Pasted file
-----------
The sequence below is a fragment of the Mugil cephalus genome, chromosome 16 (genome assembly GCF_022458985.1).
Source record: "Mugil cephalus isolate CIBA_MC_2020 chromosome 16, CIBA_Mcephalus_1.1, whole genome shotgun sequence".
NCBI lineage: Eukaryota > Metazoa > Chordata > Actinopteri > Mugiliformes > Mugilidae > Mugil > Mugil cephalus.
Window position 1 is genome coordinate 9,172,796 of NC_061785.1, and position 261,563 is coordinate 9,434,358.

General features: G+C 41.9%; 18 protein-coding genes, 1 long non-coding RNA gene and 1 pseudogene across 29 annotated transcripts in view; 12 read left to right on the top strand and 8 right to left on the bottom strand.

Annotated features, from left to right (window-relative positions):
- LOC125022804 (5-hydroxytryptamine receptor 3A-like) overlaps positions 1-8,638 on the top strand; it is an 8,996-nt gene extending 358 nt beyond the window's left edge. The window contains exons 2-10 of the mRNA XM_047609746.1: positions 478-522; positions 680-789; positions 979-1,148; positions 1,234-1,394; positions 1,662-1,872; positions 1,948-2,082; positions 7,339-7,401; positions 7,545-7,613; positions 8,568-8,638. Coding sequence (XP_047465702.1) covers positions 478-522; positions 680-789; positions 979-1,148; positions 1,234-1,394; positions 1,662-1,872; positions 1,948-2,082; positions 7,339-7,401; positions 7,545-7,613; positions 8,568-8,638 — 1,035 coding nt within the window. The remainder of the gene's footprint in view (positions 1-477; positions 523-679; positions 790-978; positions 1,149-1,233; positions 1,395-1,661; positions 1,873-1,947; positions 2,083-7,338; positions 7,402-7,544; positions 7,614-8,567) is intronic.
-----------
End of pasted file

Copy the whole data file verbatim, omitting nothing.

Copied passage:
The sequence below is a fragment of the Mugil cephalus genome, chromosome 16 (genome assembly GCF_022458985.1).
Source record: "Mugil cephalus isolate CIBA_MC_2020 chromosome 16, CIBA_Mcephalus_1.1, whole genome shotgun sequence".
NCBI lineage: Eukaryota > Metazoa > Chordata > Actinopteri > Mugiliformes > Mugilidae > Mugil > Mugil cephalus.
Window position 1 is genome coordinate 9,172,796 of NC_061785.1, and position 261,563 is coordinate 9,434,358.

General features: G+C 41.9%; 18 protein-coding genes, 1 long non-coding RNA gene and 1 pseudogene across 29 annotated transcripts in view; 12 read left to right on the top strand and 8 right to left on the bottom strand.

Annotated features, from left to right (window-relative positions):
- LOC125022804 (5-hydroxytryptamine receptor 3A-like) overlaps positions 1-8,638 on the top strand; it is an 8,996-nt gene extending 358 nt beyond the window's left edge. The window contains exons 2-10 of the mRNA XM_047609746.1: positions 478-522; positions 680-789; positions 979-1,148; positions 1,234-1,394; positions 1,662-1,872; positions 1,948-2,082; positions 7,339-7,401; positions 7,545-7,613; positions 8,568-8,638. Coding sequence (XP_047465702.1) covers positions 478-522; positions 680-789; positions 979-1,148; positions 1,234-1,394; positions 1,662-1,872; positions 1,948-2,082; positions 7,339-7,401; positions 7,545-7,613; positions 8,568-8,638 — 1,035 coding nt within the window. The remainder of the gene's footprint in view (positions 1-477; positions 523-679; positions 790-978; positions 1,149-1,233; positions 1,395-1,661; positions 1,873-1,947; positions 2,083-7,338; positions 7,402-7,544; positions 7,614-8,567) is intronic.